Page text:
Study: Better TV might improve kids’ behavior

Low-income boys appeared to get the most short-term benefit, researchers said.

Teaching parents to switch channels from violent shows to educational TV can improve preschoolers’ behavior, even without getting them to watch less, a study found.

The results were modest and faded over time, but they might hold promise for finding ways to help young children avoid aggressive, violent behavior, the study’s authors and other doctors said.

“It’s not just about turning off the television. It’s about changing the channel. What children watch is as important as how much they watch,” said lead author Dr. Dimitri Christakis, a pediatrician and researcher at Seattle Children’s Research Institute.…Read More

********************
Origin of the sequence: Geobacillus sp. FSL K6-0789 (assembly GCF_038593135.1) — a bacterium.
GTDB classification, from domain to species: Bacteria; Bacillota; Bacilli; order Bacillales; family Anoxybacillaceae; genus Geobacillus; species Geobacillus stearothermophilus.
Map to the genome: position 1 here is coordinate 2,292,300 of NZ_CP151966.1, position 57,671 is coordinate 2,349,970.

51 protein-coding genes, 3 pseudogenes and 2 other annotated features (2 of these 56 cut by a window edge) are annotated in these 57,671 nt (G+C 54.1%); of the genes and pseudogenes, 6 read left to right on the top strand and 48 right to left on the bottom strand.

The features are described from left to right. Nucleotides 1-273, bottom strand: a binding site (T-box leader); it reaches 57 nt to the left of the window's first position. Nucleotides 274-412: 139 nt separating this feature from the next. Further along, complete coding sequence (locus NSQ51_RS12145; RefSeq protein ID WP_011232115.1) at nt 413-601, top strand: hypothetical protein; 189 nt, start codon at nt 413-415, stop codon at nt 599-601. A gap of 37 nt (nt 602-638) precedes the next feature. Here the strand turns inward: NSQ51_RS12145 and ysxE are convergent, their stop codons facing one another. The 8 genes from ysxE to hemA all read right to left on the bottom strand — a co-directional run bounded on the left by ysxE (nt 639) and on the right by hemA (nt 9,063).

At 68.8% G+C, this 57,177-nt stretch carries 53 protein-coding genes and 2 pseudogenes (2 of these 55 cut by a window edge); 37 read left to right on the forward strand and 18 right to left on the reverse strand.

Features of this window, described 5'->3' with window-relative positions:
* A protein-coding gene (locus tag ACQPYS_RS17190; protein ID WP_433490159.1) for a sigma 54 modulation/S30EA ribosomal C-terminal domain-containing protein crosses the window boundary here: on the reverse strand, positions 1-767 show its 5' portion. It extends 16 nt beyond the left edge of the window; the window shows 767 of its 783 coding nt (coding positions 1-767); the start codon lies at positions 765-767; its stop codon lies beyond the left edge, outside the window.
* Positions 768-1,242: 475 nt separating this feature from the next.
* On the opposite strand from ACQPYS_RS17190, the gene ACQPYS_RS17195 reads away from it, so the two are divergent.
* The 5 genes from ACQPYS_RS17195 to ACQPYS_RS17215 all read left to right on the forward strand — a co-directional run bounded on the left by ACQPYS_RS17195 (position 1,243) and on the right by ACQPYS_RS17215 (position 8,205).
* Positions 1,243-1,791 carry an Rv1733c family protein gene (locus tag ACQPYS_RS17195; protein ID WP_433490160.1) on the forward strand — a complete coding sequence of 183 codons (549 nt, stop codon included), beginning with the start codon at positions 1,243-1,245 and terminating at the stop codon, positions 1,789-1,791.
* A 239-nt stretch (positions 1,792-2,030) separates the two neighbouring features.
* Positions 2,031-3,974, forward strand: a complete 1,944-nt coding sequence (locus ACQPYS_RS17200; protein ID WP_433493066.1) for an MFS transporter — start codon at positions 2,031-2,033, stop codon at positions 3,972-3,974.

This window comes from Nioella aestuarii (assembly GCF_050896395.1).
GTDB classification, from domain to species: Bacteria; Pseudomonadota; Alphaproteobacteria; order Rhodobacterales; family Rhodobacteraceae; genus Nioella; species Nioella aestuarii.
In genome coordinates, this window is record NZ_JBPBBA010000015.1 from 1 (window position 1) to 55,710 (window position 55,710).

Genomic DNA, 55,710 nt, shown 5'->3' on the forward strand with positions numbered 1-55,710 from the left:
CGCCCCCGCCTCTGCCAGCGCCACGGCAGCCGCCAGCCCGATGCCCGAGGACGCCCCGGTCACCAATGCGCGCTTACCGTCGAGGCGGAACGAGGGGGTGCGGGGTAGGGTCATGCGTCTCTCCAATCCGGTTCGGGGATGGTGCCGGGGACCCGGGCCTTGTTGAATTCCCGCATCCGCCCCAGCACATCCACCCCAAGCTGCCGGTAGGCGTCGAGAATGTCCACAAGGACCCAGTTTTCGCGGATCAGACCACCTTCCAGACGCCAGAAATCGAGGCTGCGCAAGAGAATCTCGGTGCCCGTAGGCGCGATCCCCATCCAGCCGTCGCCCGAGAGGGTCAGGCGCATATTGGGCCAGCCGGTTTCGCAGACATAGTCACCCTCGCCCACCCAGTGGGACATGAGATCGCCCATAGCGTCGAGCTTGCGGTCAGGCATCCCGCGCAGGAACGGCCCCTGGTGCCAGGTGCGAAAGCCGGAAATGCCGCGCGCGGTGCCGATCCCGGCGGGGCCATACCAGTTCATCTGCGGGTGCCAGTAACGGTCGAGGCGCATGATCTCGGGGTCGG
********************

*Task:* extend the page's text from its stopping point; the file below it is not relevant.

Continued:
Do TV programs have educational value for young children?

The American Academy of Pediatrics has discouraged media use in young children since 1999, says the Learning Curve. The initial recommendation was based on limited data, but we believed that there were more potential negatives of media than positives in this age group. Since then, the policy has taken flak from parents, industry and even some pediatricians. Many ask what the harm is in a baby being entertained by a video so a parent can make dinner or take a shower. But the concerns raised are even more relevant today. Screens are everywhere and 90 percent of kids two-years and younger spend an average of an hour a day watching TV or videos. So we decided to take a fresh look at the scientific evidence and see if our concerns were still valid…

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